High Risk Conditions and Vaccination Gaps in Invasive Pneumococcal Disease Cases in Tennessee, 2011-2016



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During my four months with the Tennessee Emerging Infections Program (EIP), I was able to consistently grow and apply my knowledge of public health. Vanderbilt University Medical Center was an exceptional place to carry out my Master of Public Health field experience. I was not only exposed to public health in the areas of epidemiology and surveillance, but I also gained valuable experience regarding public health activities performed within a hospital setting. The Infectious Disease physicians, the Emerging Infections Program staff, and all of the Health Policy staff members and students were beyond supportive during my time at Vanderbilt. Through my field experience and my capstone project, I was able to learn specific surveillance methods, extract patient information from medical charts and forms, navigate through pertinent databases, and properly gain informed consent from patients.
I completed a primary project and several minor projects during my time at Vanderbilt. My minor projects consisted of data entry for the surveillance of non-invasive pneumococcal pneumonia (SNiPP) study, data cleaning/auditing for the pneumococcal carriage study, and additional tasks with each team in EIP. My capstone project involved the gram-positive bacterium Streptococcus pneumoniae. This pathogen, also known as pneumococcus, causes acute bacterial infections and can easily become life threatening. During this project, I extracted medical information from medical records and databases to conduct a descriptive statistic analysis on Streptococcus pneumoniae. The purpose of my project was to evaluate cases of invasive disease, and to investigate underlying conditions and populations that had invasive pneumococcal disease (IPD) due to lack of vaccination.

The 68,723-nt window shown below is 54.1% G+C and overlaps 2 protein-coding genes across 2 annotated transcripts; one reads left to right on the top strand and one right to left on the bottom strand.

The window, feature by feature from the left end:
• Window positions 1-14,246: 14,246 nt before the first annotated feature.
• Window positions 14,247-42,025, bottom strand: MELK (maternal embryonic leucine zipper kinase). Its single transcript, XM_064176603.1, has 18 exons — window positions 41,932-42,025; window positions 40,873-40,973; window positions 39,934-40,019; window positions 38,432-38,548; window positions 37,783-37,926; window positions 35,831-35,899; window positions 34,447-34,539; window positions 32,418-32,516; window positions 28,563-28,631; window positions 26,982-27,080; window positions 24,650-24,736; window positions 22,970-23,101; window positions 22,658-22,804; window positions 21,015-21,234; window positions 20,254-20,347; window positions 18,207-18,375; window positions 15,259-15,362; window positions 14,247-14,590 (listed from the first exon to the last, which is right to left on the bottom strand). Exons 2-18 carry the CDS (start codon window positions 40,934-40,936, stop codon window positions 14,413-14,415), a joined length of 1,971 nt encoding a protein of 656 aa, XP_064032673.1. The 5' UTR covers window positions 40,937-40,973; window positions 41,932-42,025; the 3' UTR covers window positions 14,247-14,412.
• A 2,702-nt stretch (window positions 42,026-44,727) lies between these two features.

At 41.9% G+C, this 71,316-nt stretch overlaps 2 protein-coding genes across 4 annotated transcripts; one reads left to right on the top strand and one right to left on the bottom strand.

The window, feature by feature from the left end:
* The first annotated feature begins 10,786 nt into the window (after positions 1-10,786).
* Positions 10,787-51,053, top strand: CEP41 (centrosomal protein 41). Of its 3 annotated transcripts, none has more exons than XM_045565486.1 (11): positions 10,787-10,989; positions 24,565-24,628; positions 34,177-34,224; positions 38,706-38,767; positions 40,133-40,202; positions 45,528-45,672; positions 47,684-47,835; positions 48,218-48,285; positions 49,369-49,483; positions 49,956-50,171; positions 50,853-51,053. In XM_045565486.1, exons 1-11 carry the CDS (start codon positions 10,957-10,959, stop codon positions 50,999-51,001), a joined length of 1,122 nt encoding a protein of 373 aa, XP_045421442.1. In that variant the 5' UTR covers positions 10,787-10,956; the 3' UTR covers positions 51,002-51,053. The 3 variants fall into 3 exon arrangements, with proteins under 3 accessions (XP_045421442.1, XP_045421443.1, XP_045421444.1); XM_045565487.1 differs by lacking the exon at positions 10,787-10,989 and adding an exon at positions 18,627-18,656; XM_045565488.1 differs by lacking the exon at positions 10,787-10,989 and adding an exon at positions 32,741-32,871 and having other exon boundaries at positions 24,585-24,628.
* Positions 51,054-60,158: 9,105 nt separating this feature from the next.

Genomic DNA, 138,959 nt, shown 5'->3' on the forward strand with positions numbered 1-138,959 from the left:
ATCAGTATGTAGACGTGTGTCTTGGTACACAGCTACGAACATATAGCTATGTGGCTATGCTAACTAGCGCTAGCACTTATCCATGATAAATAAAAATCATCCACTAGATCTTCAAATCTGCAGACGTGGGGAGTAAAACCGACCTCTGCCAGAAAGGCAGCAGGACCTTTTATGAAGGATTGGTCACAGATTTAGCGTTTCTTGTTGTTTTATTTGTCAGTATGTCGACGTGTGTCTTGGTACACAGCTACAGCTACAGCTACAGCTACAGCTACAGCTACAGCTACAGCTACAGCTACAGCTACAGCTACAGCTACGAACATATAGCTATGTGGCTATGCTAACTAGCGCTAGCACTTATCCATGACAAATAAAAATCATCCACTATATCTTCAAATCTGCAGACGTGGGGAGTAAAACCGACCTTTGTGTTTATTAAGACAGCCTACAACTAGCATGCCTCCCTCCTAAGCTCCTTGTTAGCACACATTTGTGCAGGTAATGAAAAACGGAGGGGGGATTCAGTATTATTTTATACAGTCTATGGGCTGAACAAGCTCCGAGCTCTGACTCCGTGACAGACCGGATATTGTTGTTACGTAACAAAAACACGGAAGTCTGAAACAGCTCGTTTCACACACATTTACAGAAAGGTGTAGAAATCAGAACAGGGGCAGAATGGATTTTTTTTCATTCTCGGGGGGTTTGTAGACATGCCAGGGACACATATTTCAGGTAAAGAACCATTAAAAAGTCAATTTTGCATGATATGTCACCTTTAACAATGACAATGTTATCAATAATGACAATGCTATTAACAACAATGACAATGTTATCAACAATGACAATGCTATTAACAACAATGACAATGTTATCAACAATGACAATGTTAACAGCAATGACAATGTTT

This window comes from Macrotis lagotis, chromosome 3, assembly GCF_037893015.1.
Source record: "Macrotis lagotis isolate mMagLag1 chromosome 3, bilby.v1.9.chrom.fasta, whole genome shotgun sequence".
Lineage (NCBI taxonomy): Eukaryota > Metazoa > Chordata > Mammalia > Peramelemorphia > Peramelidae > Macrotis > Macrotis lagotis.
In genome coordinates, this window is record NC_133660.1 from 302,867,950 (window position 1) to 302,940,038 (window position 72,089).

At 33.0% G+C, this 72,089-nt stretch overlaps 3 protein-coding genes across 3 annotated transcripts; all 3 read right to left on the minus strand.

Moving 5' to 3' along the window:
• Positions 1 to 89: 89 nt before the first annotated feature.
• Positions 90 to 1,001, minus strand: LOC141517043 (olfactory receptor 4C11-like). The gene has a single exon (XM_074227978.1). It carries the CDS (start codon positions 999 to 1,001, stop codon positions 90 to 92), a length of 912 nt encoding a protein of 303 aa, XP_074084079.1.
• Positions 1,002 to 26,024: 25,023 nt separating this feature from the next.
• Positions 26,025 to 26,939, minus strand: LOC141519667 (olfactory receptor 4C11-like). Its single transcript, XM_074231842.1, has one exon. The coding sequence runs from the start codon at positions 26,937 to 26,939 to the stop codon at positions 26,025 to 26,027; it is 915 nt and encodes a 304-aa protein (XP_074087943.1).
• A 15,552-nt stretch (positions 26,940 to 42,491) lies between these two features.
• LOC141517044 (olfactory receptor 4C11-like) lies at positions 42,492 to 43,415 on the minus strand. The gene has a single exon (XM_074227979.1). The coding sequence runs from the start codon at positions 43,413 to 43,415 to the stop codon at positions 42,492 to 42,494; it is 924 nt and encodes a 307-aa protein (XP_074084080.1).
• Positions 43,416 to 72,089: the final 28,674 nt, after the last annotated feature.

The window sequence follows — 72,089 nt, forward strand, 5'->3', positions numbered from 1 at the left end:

SNiPP, pneumococcal carriage study

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Master of Public Health


Public Health Interdepartmental Program

Major Professor

Ellyn R. Mulcahy